Diagnosis   Treatment   Prevention   About Us

 

Relapse Prevention

 

Relapse prevention is a plan that is developed by the therapist and the client in order to help ensure that symptoms do not recur. Most of us are familiar with this term for the treatment of alcohol and substance abuse or dependence. "He relapsed," is a commonly used phrase. But relapse is just as much a concern for mental illnesses as it is for drugs and alcohol.

Relapse prevention occurs throughout the course of theapy. As you participate in therapy, you will learn new ways to cope with problems. Ideally you will take these new coping skills with you and use them to prevent relapse of symptoms in the future.

It is important to understand that most everyone's symptoms of mental illness will relapse at some point. How you deal with the symptoms as they re-appear is very important. For example, ignoring sypmtoms may not be effective at making them go away. If you feel that you need "skills," or "tools," to deal with stress or manage symptoms independently, be sure to ask you therapist.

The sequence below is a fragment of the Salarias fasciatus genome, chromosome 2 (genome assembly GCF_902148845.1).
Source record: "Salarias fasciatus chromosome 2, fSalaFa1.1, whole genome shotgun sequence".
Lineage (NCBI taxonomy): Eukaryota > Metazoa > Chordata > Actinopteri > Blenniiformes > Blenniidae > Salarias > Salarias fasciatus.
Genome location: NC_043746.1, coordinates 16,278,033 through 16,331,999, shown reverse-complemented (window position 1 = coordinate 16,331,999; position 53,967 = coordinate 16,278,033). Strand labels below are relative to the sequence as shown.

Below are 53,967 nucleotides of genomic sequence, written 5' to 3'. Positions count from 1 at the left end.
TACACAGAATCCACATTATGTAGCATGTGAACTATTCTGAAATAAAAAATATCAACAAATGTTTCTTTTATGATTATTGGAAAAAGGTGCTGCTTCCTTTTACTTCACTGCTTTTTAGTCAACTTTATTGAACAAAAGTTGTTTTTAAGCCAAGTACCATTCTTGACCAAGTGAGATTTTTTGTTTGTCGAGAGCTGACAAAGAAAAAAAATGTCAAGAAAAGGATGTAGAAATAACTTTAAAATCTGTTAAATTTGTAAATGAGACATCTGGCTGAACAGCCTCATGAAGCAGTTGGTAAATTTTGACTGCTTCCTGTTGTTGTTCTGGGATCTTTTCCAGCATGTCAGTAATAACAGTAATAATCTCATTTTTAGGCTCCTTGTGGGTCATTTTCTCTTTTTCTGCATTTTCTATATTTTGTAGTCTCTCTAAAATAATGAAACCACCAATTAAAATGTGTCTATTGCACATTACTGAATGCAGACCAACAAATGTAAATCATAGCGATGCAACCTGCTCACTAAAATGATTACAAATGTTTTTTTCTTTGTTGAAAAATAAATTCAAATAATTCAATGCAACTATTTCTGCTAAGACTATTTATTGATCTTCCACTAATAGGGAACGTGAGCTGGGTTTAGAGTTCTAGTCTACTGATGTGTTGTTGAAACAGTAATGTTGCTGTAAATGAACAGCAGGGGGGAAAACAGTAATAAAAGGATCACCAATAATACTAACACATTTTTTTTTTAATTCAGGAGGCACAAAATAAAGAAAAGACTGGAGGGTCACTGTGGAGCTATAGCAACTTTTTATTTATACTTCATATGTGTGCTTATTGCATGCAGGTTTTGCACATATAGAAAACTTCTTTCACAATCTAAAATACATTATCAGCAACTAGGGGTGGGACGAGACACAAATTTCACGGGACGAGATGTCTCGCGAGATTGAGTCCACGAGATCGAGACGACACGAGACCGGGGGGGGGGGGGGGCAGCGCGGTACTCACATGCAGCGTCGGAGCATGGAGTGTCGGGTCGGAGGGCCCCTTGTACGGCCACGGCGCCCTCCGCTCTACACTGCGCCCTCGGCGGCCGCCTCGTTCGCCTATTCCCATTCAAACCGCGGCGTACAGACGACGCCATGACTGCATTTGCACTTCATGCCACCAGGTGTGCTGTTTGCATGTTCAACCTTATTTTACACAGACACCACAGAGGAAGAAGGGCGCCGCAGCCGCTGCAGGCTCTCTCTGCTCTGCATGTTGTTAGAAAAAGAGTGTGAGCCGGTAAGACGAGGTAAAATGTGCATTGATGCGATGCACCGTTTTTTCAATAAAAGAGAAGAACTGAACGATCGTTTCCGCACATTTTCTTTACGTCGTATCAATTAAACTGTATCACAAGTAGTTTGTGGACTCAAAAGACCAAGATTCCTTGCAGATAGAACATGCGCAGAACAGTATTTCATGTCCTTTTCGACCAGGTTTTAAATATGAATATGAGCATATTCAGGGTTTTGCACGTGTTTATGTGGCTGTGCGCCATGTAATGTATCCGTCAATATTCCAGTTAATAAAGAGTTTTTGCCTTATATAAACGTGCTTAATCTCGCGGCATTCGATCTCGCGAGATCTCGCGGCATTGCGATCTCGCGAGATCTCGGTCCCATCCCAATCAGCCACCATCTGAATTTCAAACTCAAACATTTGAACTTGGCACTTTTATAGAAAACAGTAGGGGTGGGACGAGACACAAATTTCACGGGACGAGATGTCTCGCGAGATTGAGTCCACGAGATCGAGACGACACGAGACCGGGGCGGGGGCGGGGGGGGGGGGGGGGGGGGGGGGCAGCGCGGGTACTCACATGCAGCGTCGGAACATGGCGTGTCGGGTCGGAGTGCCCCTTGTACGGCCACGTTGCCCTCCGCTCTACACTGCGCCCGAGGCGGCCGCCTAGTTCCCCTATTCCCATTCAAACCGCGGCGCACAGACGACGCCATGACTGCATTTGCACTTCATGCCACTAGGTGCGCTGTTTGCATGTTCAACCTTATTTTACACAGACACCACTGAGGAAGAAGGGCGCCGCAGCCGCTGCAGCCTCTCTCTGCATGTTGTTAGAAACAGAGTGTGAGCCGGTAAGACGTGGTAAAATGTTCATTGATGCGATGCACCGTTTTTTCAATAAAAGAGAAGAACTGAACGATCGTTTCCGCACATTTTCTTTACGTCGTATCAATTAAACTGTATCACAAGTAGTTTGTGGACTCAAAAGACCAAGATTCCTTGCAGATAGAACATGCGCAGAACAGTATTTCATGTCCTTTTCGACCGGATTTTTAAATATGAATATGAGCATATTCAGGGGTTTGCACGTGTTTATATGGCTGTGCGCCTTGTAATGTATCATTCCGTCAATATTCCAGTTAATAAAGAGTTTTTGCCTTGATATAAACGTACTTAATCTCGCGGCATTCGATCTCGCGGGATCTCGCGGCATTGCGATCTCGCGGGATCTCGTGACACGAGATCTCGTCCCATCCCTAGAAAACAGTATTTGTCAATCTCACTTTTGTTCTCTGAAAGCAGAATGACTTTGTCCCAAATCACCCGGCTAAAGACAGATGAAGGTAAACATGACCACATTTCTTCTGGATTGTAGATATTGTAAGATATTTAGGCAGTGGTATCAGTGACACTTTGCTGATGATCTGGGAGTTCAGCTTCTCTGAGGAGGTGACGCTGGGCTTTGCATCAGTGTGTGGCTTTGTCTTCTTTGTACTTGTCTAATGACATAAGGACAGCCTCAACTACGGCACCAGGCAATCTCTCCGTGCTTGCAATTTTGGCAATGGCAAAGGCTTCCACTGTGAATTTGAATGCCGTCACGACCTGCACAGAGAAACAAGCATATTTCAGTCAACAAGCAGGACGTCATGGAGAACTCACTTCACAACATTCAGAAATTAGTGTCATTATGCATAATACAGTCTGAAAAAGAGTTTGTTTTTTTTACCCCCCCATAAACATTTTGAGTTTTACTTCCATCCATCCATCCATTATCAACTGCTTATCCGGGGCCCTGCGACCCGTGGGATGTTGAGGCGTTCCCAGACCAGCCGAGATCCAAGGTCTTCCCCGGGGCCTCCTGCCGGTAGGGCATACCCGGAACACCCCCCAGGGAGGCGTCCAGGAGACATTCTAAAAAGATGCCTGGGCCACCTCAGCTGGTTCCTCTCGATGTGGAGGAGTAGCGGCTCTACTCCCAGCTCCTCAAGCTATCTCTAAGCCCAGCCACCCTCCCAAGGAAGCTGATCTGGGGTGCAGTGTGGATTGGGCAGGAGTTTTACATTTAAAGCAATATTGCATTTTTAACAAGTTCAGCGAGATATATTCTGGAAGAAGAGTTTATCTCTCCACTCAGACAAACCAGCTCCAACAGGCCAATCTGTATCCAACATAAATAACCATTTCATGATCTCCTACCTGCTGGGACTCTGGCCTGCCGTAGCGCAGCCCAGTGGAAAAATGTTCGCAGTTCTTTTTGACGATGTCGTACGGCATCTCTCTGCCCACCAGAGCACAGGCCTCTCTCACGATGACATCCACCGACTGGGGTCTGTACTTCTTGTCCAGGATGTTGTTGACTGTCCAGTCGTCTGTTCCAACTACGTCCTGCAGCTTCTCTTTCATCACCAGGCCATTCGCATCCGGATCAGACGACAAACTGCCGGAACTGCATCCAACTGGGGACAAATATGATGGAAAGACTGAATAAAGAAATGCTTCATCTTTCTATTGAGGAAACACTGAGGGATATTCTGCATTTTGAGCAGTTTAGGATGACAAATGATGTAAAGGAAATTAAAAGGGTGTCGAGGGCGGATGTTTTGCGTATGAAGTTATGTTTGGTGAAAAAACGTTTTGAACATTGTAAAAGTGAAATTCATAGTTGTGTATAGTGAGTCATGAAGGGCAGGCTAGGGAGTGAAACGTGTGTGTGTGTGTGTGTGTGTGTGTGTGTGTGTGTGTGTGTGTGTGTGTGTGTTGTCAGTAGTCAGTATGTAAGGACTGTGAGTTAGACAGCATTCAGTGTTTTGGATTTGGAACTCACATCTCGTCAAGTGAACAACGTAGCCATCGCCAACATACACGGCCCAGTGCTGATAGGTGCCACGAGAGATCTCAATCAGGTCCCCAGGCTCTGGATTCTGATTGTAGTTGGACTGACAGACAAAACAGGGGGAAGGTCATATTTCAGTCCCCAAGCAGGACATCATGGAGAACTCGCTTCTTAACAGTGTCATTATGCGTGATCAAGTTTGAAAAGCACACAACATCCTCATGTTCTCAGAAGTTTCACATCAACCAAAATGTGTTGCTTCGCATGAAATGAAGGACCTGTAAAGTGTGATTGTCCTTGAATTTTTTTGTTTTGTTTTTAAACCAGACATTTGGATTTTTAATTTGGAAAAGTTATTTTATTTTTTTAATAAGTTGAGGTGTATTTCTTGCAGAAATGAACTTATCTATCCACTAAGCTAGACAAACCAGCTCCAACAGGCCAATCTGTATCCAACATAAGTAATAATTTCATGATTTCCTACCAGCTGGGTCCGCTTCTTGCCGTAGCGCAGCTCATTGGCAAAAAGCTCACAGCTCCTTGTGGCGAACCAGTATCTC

Mental health problems are part of the human condition. If normal means, "common," then depression and anxiety are surely normal. However, just because something is common, does not mean it is okay. For some people, depressive symptoms come and go with very little concern. But for others, depression can be more severe and long lasting. It can be very difficult for others to really understand what it feels like to be suffering from mental illness. So, determining who you can get good support from is a very important part of a relapse prevention plan.

Sometimes Maintenance therapy is included in the relapse prevention plan. Lifestyle changes may also be a part of relapse prevention, as well as medications.Putting your relaspe prevention plan in writing is highly recommended. Studies have shown that people are nearly 60% more likely to follow-through with an activity if they have it written down. Having it readily available to read and review is also important.

 

Don't end therapy without a Relapse Prevention Plan.